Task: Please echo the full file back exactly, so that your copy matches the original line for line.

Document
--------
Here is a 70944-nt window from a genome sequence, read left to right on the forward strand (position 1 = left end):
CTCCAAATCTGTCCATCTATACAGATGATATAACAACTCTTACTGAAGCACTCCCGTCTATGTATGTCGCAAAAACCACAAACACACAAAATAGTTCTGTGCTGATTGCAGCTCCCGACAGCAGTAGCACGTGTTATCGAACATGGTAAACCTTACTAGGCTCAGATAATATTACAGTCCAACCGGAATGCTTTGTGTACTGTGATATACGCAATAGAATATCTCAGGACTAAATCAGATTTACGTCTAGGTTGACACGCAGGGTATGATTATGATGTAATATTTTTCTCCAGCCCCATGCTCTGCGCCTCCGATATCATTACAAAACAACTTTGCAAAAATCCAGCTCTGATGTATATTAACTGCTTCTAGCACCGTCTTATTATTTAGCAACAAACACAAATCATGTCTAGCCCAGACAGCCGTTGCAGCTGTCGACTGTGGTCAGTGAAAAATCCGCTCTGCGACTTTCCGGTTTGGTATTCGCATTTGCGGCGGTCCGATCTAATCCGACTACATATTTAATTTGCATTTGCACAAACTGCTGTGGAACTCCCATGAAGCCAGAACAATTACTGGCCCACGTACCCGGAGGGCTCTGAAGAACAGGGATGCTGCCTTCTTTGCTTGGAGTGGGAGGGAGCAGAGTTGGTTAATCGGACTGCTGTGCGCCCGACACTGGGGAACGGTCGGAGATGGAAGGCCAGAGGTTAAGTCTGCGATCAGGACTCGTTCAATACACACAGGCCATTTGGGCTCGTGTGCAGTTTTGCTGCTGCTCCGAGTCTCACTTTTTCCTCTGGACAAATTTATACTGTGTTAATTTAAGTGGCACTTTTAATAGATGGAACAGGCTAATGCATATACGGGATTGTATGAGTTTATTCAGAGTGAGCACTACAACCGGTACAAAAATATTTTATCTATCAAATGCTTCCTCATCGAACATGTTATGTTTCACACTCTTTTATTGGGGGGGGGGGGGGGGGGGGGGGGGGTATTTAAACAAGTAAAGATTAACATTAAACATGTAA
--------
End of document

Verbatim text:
Here is a 70944-nt window from a genome sequence, read left to right on the forward strand (position 1 = left end):
CTCCAAATCTGTCCATCTATACAGATGATATAACAACTCTTACTGAAGCACTCCCGTCTATGTATGTCGCAAAAACCACAAACACACAAAATAGTTCTGTGCTGATTGCAGCTCCCGACAGCAGTAGCACGTGTTATCGAACATGGTAAACCTTACTAGGCTCAGATAATATTACAGTCCAACCGGAATGCTTTGTGTACTGTGATATACGCAATAGAATATCTCAGGACTAAATCAGATTTACGTCTAGGTTGACACGCAGGGTATGATTATGATGTAATATTTTTCTCCAGCCCCATGCTCTGCGCCTCCGATATCATTACAAAACAACTTTGCAAAAATCCAGCTCTGATGTATATTAACTGCTTCTAGCACCGTCTTATTATTTAGCAACAAACACAAATCATGTCTAGCCCAGACAGCCGTTGCAGCTGTCGACTGTGGTCAGTGAAAAATCCGCTCTGCGACTTTCCGGTTTGGTATTCGCATTTGCGGCGGTCCGATCTAATCCGACTACATATTTAATTTGCATTTGCACAAACTGCTGTGGAACTCCCATGAAGCCAGAACAATTACTGGCCCACGTACCCGGAGGGCTCTGAAGAACAGGGATGCTGCCTTCTTTGCTTGGAGTGGGAGGGAGCAGAGTTGGTTAATCGGACTGCTGTGCGCCCGACACTGGGGAACGGTCGGAGATGGAAGGCCAGAGGTTAAGTCTGCGATCAGGACTCGTTCAATACACACAGGCCATTTGGGCTCGTGTGCAGTTTTGCTGCTGCTCCGAGTCTCACTTTTTCCTCTGGACAAATTTATACTGTGTTAATTTAAGTGGCACTTTTAATAGATGGAACAGGCTAATGCATATACGGGATTGTATGAGTTTATTCAGAGTGAGCACTACAACCGGTACAAAAATATTTTATCTATCAAATGCTTCCTCATCGAACATGTTATGTTTCACACTCTTTTATTGGGGGGGGGGGGGGGGGGGGGGGGGGTATTTAAACAAGTAAAGATTAACATTAAACATGTAA